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Authors: Stephanie Laurens

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BOOK: Captain Jack's Woman
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Kit perked up. “So much the better. If there’s four of us, and the three of you are large, then the danger will be minimal.” She cocked an eyebrow at Jack, waiting for his next argument.

Her attitude, of patiently awaiting his next quibble in the calm certainty that she’d top it, brought a wry and entirely spontaneous grin to Jack’s lips. Damn it—she was so cock-sure she could pull the thing off, he’d half a mind to let her try. She wouldn’t find the Blackbird at all to her liking; maybe, after her first trip there, she’d be content to let him manage their contacts on his own.

His thoughts reached Kit. She smiled, only to be treated immediately to a scowl.

Hell and the devil! He was going mad. Jack fought the impulse to groan and bury his head in his hands. The effort of ignoring his besotted senses, and the pressure in his loins, was sapping his will. If only she was angry or frightened or flustered, he could cope. Instead, she was calm and in control, perfectly prepared to sit smiling at him, trading logic until he capitulated. He could render her witless easily enough, but only by unleashing something he was no longer sure he could reharness.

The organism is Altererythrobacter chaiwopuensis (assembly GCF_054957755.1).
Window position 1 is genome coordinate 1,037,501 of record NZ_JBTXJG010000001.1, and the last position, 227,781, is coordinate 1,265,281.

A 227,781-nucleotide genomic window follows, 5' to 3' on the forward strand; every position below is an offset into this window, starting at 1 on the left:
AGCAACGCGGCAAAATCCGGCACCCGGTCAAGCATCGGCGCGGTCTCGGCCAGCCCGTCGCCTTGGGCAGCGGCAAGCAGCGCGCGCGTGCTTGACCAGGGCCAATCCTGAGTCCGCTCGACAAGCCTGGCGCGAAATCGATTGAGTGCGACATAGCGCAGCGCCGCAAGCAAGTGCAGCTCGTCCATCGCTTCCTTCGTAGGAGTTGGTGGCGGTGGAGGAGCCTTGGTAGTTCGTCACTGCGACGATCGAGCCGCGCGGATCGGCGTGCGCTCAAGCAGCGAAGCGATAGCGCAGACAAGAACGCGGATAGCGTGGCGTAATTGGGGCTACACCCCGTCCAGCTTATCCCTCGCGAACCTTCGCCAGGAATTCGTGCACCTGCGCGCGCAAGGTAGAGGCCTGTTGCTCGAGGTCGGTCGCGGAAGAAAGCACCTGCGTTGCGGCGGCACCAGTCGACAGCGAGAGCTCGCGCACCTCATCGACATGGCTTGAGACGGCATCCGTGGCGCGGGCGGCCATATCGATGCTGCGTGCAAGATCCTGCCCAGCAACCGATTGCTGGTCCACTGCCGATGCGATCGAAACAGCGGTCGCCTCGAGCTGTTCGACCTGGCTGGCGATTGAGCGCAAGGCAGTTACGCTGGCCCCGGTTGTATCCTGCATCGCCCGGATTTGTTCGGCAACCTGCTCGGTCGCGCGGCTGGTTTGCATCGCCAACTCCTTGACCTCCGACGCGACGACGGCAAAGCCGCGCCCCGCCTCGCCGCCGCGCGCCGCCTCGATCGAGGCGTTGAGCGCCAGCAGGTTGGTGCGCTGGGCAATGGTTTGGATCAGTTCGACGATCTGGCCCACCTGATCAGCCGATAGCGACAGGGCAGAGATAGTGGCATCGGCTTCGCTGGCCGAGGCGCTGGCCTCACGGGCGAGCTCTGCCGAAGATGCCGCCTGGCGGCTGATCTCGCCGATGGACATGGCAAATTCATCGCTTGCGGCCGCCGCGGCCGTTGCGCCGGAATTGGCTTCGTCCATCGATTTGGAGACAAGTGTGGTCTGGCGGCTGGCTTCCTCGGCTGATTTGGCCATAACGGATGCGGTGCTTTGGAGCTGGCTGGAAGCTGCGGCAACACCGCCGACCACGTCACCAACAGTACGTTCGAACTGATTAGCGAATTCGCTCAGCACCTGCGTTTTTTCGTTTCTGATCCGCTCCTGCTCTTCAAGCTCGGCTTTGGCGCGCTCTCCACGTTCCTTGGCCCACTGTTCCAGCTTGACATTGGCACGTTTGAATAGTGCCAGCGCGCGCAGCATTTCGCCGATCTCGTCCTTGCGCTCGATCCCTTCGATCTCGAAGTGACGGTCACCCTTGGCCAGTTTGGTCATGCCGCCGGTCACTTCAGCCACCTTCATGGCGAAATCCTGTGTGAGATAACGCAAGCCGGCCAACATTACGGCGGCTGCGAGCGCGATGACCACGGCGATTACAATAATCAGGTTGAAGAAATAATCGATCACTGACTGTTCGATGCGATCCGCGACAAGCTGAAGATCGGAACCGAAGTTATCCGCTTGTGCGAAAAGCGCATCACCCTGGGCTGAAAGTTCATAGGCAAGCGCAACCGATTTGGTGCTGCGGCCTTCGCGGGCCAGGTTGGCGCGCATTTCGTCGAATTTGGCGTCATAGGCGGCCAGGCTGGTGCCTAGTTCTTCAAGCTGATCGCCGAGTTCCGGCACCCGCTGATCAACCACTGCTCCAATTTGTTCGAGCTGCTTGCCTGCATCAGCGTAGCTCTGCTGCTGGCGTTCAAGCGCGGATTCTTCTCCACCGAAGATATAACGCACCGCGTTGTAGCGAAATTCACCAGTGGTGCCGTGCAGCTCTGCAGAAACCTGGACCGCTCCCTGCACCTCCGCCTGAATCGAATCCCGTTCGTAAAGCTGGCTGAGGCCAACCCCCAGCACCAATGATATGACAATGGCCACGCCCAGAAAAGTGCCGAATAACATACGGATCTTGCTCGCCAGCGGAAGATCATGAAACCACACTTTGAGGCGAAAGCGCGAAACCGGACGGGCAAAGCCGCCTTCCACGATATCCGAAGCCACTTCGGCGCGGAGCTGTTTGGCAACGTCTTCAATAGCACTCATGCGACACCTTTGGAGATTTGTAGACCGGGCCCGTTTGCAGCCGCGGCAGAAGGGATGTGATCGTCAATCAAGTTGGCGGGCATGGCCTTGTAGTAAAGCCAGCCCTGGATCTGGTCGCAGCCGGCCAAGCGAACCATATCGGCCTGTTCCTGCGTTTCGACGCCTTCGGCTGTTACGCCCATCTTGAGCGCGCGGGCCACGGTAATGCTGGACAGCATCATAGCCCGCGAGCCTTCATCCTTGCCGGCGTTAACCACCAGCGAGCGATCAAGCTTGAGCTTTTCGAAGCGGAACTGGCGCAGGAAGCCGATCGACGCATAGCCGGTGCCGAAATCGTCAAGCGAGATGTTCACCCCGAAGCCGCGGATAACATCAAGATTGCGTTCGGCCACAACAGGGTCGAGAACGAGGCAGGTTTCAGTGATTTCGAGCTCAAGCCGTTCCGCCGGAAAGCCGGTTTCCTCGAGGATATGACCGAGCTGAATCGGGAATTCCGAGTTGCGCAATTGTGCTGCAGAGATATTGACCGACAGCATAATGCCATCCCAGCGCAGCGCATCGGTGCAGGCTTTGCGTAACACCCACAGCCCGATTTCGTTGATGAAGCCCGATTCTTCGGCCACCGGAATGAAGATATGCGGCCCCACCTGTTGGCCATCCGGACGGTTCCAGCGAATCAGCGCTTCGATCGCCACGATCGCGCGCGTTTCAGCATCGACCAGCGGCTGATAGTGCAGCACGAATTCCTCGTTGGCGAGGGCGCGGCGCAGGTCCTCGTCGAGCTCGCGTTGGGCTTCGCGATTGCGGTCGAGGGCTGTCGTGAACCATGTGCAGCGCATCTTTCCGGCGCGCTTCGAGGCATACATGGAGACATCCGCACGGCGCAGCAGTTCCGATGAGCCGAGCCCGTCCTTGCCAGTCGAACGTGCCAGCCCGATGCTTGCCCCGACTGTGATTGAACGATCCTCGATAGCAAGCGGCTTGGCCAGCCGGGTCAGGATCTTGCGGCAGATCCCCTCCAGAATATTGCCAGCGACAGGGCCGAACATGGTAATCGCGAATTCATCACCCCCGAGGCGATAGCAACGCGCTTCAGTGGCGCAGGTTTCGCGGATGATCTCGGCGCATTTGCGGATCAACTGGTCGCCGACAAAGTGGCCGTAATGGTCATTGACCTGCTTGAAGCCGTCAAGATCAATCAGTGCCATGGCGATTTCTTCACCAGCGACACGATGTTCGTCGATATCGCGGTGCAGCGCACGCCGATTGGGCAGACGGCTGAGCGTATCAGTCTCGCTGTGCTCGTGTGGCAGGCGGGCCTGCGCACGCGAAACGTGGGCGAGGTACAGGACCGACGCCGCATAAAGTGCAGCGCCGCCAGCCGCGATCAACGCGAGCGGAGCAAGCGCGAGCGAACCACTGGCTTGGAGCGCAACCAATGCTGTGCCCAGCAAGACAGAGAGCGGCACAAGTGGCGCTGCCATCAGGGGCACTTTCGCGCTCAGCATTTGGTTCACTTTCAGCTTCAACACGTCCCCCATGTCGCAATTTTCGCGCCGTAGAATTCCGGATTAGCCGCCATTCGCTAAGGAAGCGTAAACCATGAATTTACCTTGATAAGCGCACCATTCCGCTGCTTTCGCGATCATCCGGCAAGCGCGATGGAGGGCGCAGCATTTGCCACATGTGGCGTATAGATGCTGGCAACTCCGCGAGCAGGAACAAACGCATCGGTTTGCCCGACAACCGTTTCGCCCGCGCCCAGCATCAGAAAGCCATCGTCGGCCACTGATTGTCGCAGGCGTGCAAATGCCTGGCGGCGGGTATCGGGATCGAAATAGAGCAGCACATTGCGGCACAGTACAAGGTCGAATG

“All right.” His jaw set uncompromisingly. “You can come with us next Wednesday night provided you do exactly as I say. Only I know your little secret. I suggest we keep it that way.”

Content with having gained her immediate goal, Kit nodded. She was perfectly prepared to do as Jack said, as long as she could learn, firsthand, of the cargoes on offer. If there was any “human cargo,” she’d have time to sound the alarm without risking her little troop, and, if possible, without endangering Captain Jack or his men, either.

Pleased, she reached for her hat. “Where do we meet?”

Engaged in an inventory of all the dangers attendant on taking Kit to the Blackbird, Jack shot her a decidedly malevolent glare. “Here. At eleven.”

Kit grinned, then hid her face with her muffler. Her mood was buoyant; she wished she dared tease him from his grouchy attitude, but her instinct for self-preservation hadn’t completely deserted her.